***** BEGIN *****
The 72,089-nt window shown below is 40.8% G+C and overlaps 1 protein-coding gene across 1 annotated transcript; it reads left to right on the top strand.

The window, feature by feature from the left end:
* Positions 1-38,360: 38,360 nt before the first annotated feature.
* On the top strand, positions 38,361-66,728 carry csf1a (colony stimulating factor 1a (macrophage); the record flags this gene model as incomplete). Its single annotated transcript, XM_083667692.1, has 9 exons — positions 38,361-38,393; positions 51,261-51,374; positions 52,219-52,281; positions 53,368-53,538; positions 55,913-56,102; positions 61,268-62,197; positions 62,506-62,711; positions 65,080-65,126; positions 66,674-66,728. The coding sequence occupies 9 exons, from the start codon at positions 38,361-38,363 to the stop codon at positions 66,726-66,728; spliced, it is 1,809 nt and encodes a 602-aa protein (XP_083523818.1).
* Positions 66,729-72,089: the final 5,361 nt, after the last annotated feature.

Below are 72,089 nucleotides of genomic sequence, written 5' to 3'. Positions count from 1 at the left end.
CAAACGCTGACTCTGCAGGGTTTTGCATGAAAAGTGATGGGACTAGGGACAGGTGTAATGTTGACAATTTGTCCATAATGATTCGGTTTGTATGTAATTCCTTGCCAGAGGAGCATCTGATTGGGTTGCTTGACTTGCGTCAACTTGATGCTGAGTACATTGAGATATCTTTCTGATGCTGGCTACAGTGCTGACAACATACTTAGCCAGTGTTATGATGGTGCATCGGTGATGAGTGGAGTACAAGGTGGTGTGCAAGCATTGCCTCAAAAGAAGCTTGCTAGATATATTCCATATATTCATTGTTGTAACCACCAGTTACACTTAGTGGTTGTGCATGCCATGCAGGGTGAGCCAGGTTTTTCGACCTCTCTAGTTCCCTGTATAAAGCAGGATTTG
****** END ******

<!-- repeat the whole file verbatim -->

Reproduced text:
The 72,089-nt window shown below is 40.8% G+C and overlaps 1 protein-coding gene across 1 annotated transcript; it reads left to right on the top strand.

The window, feature by feature from the left end:
* Positions 1-38,360: 38,360 nt before the first annotated feature.
* On the top strand, positions 38,361-66,728 carry csf1a (colony stimulating factor 1a (macrophage); the record flags this gene model as incomplete). Its single annotated transcript, XM_083667692.1, has 9 exons — positions 38,361-38,393; positions 51,261-51,374; positions 52,219-52,281; positions 53,368-53,538; positions 55,913-56,102; positions 61,268-62,197; positions 62,506-62,711; positions 65,080-65,126; positions 66,674-66,728. The coding sequence occupies 9 exons, from the start codon at positions 38,361-38,363 to the stop codon at positions 66,726-66,728; spliced, it is 1,809 nt and encodes a 602-aa protein (XP_083523818.1).
* Positions 66,729-72,089: the final 5,361 nt, after the last annotated feature.

Below are 72,089 nucleotides of genomic sequence, written 5' to 3'. Positions count from 1 at the left end.
CAAACGCTGACTCTGCAGGGTTTTGCATGAAAAGTGATGGGACTAGGGACAGGTGTAATGTTGACAATTTGTCCATAATGATTCGGTTTGTATGTAATTCCTTGCCAGAGGAGCATCTGATTGGGTTGCTTGACTTGCGTCAACTTGATGCTGAGTACATTGAGATATCTTTCTGATGCTGGCTACAGTGCTGACAACATACTTAGCCAGTGTTATGATGGTGCATCGGTGATGAGTGGAGTACAAGGTGGTGTGCAAGCATTGCCTCAAAAGAAGCTTGCTAGATATATTCCATATATTCATTGTTGTAACCACCAGTTACACTTAGTGGTTGTGCATGCCATGCAGGGTGAGCCAGGTTTTTCGACCTCTCTAGTTCCCTGTATAAAGCAGGATTTG